This is another book that came to me by chance and definitely a reason to get people to agree with each other what to get you for Christmas. There once was a boy who loved Terry Pratchett sooooo much that he wrote to Santa Claus a huge list of Terry Pratchett books. He then gave this list to his mum who then, instead of shipping it straight to Mr Claus himself sends it round to all of the boy’s relatives. And that’s how he by ended up with two copies of Nation. One of which he subsequently gave to me.
Terry Pratchett, probably best known for writing the Discworld series and his strange sense of humour, decided to branch off from his usual fantasy world and create a strange new one, based roughly on our own lovely planet. The differences, however, are completely irrelevant because he sets the entirety of the book in a small set of bizarrely named islands some distance from a strangely warped Australia. My point of all this is that including a world map in the front and back of the novel is pointless if you aren’t going to use it.
The book itself is pretty good. The main protagonist Mau develops at a steady rate throughout the book and courage and determination, even if he is a young boy, is actually believable. When he meets Ermintrude, or the ‘ghost girl’ as she is referred to, there is the problem of the language barrier which is a tricky thing to replicate in the novel format especially with Pratchett’s approach. We meet Mau first and all his dialogue is in English even though, when we meet the ghost girl, she is speaking English too, for our convenience. They overcome it by drawing pictures in the sand and it could have become really confusing, but Pratchett handles the perspective well.
There are a few niggles and one of them is really basic. The spelling, grammar and punctuation goes out of the window around page 159 of 404, leaving 245 pages of missing ‘a’s and repeated words, strange commas and absent full-stops. This is isn’t as bad as Stephen King’s Carrie but it’s also not Terry’s first novel.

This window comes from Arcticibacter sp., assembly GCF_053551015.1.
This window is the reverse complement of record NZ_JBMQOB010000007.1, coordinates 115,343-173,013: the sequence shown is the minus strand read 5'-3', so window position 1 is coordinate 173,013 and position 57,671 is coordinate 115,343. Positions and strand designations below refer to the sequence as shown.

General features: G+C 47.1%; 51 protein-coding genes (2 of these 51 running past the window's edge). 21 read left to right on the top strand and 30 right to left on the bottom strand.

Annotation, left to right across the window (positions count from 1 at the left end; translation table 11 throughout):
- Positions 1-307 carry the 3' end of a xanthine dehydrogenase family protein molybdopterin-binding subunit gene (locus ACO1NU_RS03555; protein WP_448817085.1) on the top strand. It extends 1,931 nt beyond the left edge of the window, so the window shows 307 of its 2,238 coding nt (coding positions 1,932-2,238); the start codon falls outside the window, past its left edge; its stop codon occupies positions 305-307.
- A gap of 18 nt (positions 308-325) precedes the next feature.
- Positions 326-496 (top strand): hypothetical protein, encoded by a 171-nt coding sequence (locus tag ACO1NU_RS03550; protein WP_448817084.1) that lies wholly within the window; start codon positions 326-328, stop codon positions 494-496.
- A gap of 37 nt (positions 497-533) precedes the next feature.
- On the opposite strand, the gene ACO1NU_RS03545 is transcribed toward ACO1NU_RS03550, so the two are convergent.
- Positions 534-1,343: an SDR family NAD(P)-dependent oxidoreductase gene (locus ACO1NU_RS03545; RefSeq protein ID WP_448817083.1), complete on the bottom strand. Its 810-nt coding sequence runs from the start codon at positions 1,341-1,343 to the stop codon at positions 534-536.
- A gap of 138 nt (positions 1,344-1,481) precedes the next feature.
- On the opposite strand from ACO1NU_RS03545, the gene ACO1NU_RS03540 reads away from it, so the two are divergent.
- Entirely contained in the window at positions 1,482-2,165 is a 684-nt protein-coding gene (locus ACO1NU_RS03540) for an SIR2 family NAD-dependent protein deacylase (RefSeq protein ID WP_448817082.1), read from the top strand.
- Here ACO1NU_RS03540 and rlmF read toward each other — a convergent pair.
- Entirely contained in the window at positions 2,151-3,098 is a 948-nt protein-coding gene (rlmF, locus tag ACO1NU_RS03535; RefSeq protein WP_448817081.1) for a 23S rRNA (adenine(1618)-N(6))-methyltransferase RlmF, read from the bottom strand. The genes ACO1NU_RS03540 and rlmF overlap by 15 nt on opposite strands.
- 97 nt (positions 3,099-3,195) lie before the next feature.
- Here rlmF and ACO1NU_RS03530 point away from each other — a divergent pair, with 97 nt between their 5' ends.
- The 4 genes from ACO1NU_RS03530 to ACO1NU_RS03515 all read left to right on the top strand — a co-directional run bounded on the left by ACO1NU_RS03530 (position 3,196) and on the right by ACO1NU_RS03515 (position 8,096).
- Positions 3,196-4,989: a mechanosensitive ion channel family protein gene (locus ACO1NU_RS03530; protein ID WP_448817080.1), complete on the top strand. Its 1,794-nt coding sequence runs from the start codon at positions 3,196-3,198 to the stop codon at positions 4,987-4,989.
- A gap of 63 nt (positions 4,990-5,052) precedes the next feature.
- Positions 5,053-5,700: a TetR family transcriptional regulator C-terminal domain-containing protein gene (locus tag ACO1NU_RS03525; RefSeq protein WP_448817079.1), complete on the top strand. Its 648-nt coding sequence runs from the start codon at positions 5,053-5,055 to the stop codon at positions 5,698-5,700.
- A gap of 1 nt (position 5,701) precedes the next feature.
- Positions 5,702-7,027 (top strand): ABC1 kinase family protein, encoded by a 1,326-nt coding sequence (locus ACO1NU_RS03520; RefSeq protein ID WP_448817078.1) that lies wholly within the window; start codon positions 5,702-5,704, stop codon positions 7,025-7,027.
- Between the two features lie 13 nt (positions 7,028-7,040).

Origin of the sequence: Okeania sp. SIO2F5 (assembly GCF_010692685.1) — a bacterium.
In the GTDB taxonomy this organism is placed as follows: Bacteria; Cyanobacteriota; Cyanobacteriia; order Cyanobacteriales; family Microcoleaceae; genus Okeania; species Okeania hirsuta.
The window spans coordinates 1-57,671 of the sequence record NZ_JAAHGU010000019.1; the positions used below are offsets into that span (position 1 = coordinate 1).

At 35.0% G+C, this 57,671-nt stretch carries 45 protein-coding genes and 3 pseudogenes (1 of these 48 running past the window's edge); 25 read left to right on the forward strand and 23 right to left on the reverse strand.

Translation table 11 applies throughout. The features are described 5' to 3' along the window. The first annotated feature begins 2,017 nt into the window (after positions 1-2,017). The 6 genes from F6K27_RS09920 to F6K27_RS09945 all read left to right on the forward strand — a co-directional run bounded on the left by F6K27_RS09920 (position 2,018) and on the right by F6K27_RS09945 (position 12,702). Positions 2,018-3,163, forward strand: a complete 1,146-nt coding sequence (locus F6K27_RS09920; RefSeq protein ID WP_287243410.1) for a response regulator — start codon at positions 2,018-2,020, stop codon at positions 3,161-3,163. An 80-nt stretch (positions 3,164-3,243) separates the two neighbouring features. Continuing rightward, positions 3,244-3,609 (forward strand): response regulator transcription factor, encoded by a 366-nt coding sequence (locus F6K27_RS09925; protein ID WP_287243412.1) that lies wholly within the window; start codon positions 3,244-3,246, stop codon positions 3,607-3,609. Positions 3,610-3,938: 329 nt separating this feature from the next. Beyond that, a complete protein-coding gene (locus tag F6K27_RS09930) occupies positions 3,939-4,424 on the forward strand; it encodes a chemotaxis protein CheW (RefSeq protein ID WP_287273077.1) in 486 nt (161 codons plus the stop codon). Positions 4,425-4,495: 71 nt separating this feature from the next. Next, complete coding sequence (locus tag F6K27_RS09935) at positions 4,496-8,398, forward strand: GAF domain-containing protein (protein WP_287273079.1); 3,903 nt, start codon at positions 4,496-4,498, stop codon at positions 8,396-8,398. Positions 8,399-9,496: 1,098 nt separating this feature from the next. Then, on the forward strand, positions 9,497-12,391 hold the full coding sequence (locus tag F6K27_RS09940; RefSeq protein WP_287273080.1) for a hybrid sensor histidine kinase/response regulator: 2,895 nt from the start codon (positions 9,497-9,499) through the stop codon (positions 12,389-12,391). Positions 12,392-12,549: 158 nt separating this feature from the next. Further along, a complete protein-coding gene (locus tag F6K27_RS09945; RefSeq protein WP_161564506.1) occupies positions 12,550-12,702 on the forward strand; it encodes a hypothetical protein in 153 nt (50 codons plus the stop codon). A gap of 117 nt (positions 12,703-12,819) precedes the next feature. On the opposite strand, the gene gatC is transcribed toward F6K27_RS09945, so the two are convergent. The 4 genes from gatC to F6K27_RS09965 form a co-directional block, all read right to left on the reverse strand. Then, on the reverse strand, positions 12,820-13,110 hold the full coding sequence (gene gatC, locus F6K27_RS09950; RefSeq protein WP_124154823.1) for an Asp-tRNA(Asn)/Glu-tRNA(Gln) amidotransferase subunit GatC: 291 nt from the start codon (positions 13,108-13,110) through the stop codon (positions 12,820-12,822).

I don’t really have much to say about the story, but that’s not necessarily a good thing. It goes from A to B, doesn’t throw any curve balls or push any envelopes and these days that’s quite the achievement. However the second half of the book seems to be missing Prachett’s ironic satiric twang which I found disappointing. The lack of envelope pushing led me to switch off for literally pages at a time but when I switched on again I found that I hadn’t missed much and that means there is a quite a large amount of unnecessary narrative.
I have to say, I think Terry anticipated this review. After I got to the end of the story I read through the author’s note at the end and he seems to have thought, ‘Okay This is My Face. I know what you’re about so here! Now try picking my novel apart.’ There are a list of justifications in the back about things that happened in the book, such as bullets being shot through water and the whole multi-verse theory. So thanks for the material Terry! Now I can criticise you instead.
There is nothing worse about an author who feels the need to justify his research. By explaining in the note that his world in an alternate reality, it not only gives him the leeway to get historical facts wrong, but further negates the need for the stupid map in the front, and the back, of the book. We can see from the map it’s an alternate reality. By stating it again in the notes, thinking you’ve pulled the wool over our eyes, is just plain insulting to the reader. As for the other justifications, it just shows that Pratchett doesn’t have faith in his own narrative. And if people cared that much (like me) they would go away and research the things they doubted.
Whew, I wasn’t expecting to get that worked up. I guess it did push one envelope after all.
I think ‘good’ is a fair summary of Nation. It’s by no means great but it’s not the worst fantasy book I’ve ever read. As far as recommendations go, to people who aren’t familiar with Pratchett, I would suggest giving this one a miss and reading the Discworld novels instead.
Nation by Terry Pratchett was published by Doubleday in 2008. RRP £16.99 (Hardback)